and lifted up the lowly;

he has filled the hungry with good things,

and sent the rich away empty. (Luke 1:51-53)


St Paul is also aware of this revolution as he writes to the church in Galatia, “for in Christ Jesus you are all children of God through faith.  As many of you as were baptized into Christ have clothed yourselves with Christ.  There is no longer Jew or Greek, there is no longer slave or free, there is no longer male and female; for all of you are one in Christ Jesus.  And if you belong to Christ, then you are Abraham’s offspring, heirs according to the promise.” (Galatians 3:26-29)

Honouring the returning son from the very get go is also a kingdom thing.  On the day of Pentecost 3,000 people were baptized into the infant church.  Who was doing quality control that day? Who was kicking the tires and checking credentials? A short while later the head count is up to 5,000 and growing. When Paul gets involved a few years later he is doing the same with gentiles, who are even more unlikely to be good candidates for such an honour. Listen to his comments about the background of some of the Corinthian members of the church: “Do you not know that wrongdoers will not inherit the kingdom of God? Do not be deceived! Fornicators, idolaters, adulterers, male prostitutes, sodomites,  thieves, the greedy, drunkards, revilers, robbers—none of these will inherit the kingdom of God.  And this is what some of you used to be. But you were washed, you were sanctified, you were justified in the name of the Lord Jesus Christ and in the Spirit of our God.”

This gospel of the kingdom treats all the justified “just-as-if-we-had-never-sinned,” and grants immediate honour to all who are the children of God, with no distinction between how long ago or how recent is our return to God, not whether our back ground was scurrilous or sanitized.

In this same vein, Luke records the words of Jesus, “I tell you, among those born of women no one is greater than John (the Baptist); yet the least in the kingdom of God is greater than he.” And so the returning son is honoured, not because this award is earned, or ever will be, but because that is the way of the Father.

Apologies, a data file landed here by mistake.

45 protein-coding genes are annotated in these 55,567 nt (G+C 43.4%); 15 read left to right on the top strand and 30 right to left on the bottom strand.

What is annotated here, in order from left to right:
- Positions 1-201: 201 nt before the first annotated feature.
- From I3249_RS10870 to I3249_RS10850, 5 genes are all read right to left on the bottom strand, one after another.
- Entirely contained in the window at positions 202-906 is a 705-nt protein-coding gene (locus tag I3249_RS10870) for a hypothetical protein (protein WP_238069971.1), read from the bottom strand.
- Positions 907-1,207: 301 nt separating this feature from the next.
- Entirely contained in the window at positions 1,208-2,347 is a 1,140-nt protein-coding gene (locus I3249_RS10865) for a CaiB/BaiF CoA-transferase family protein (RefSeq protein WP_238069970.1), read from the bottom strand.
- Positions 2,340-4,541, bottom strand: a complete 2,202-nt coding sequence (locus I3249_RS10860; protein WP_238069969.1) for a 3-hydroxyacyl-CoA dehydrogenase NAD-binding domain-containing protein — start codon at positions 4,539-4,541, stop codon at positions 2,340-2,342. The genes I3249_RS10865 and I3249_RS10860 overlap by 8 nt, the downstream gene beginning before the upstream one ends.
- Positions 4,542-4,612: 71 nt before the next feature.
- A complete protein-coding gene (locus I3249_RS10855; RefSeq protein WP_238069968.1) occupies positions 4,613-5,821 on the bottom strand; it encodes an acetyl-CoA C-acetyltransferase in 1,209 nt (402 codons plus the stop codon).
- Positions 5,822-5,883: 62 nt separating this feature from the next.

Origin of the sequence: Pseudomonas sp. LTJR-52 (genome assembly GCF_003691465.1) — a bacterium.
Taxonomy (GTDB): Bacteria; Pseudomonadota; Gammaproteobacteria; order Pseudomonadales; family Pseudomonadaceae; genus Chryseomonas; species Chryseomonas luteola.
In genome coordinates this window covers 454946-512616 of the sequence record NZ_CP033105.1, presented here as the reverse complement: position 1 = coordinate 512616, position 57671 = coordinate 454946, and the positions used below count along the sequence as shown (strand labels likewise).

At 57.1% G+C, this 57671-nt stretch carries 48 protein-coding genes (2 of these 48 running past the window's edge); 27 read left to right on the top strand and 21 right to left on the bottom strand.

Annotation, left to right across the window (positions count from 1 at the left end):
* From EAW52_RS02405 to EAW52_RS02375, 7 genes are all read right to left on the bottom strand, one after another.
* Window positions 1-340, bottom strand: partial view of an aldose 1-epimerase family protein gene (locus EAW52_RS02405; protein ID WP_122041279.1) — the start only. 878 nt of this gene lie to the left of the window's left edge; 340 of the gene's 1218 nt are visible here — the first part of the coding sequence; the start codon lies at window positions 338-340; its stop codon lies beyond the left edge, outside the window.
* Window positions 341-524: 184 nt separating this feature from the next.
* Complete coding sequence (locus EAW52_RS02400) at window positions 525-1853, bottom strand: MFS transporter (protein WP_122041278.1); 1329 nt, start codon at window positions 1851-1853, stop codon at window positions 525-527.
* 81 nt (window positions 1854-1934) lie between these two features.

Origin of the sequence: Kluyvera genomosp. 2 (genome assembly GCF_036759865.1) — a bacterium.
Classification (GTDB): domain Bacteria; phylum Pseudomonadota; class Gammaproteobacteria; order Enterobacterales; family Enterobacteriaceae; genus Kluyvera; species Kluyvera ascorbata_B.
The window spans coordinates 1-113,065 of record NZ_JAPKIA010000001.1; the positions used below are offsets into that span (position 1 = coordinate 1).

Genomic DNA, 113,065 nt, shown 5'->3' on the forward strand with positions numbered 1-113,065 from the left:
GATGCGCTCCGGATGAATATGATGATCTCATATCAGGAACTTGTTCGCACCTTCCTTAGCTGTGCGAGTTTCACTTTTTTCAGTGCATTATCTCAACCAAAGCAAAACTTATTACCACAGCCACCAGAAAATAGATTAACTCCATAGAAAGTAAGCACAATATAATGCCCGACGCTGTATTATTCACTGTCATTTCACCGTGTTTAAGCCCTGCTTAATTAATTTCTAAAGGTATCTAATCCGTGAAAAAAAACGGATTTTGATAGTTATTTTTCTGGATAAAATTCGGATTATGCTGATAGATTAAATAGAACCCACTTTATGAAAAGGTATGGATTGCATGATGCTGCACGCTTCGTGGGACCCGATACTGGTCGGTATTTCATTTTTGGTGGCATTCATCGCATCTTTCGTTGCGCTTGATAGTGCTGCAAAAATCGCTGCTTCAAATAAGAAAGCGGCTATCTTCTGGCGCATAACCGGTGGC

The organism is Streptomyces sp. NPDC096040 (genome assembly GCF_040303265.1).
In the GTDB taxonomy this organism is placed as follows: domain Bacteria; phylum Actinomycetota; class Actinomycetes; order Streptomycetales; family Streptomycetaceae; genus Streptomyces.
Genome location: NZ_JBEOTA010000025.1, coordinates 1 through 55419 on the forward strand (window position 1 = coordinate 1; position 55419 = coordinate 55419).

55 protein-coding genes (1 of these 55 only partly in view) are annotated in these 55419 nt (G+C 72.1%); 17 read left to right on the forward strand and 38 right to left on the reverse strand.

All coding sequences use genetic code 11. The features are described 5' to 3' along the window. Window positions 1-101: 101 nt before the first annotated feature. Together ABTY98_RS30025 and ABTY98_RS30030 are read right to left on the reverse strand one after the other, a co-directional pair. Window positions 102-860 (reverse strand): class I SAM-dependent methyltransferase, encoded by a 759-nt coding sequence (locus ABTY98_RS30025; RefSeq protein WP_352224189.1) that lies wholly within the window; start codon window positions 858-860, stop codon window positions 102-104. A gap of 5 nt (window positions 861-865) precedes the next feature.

Further Reflections

For many years, too many years, the denomination of which I am part, had two levels of  church membership.  Before a person could become a “full member” of a local church they were taken into “probationary membership.”  At this level they still had to assure the congregational leaders that they were “born-again-Christians.”  This probationary status might last between several months to several years while the applicant provided sufficient evidence of right thinking and right behaviour. This process ensured that no one was admitted as a full member unless they could certify “I don’t smoke or drink or dance or chew or go with girls that do” or variations on such themes.  The inference was that a candidate must give evidence of being both justified and sanctified and growing.

How sad! We placed Christians “on probation” with the church’s leaders acting as probation officers and fruit inspectors. It operated with suspicion, like the Department of Homeland Security, trying to keep us safe from any “immigrants” who might not be quite like us.  This practice reminds me more of the older brother than his father.  But thanks be to God, the practice was changed, so we could say to new candidates, “Welcome! Come grow with us!” I think the Father would approve.